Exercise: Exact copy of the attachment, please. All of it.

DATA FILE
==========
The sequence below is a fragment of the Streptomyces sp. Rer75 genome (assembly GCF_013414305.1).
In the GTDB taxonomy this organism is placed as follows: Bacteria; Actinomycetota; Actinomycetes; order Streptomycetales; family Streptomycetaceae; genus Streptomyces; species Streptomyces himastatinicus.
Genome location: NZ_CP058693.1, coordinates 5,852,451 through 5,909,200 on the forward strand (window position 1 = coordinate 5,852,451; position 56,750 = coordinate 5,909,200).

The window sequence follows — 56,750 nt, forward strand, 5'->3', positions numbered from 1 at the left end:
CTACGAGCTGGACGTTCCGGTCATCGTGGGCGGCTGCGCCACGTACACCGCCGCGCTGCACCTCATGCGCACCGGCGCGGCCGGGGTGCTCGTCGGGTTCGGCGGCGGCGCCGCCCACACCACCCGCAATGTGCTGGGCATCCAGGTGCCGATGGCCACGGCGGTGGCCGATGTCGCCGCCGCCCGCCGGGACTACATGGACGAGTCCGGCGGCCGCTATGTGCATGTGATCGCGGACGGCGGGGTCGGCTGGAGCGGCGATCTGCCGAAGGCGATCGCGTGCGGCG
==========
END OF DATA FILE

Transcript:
The sequence below is a fragment of the Streptomyces sp. Rer75 genome (assembly GCF_013414305.1).
In the GTDB taxonomy this organism is placed as follows: Bacteria; Actinomycetota; Actinomycetes; order Streptomycetales; family Streptomycetaceae; genus Streptomyces; species Streptomyces himastatinicus.
Genome location: NZ_CP058693.1, coordinates 5,852,451 through 5,909,200 on the forward strand (window position 1 = coordinate 5,852,451; position 56,750 = coordinate 5,909,200).

The window sequence follows — 56,750 nt, forward strand, 5'->3', positions numbered from 1 at the left end:
CTACGAGCTGGACGTTCCGGTCATCGTGGGCGGCTGCGCCACGTACACCGCCGCGCTGCACCTCATGCGCACCGGCGCGGCCGGGGTGCTCGTCGGGTTCGGCGGCGGCGCCGCCCACACCACCCGCAATGTGCTGGGCATCCAGGTGCCGATGGCCACGGCGGTGGCCGATGTCGCCGCCGCCCGCCGGGACTACATGGACGAGTCCGGCGGCCGCTATGTGCATGTGATCGCGGACGGCGGGGTCGGCTGGAGCGGCGATCTGCCGAAGGCGATCGCGTGCGGCG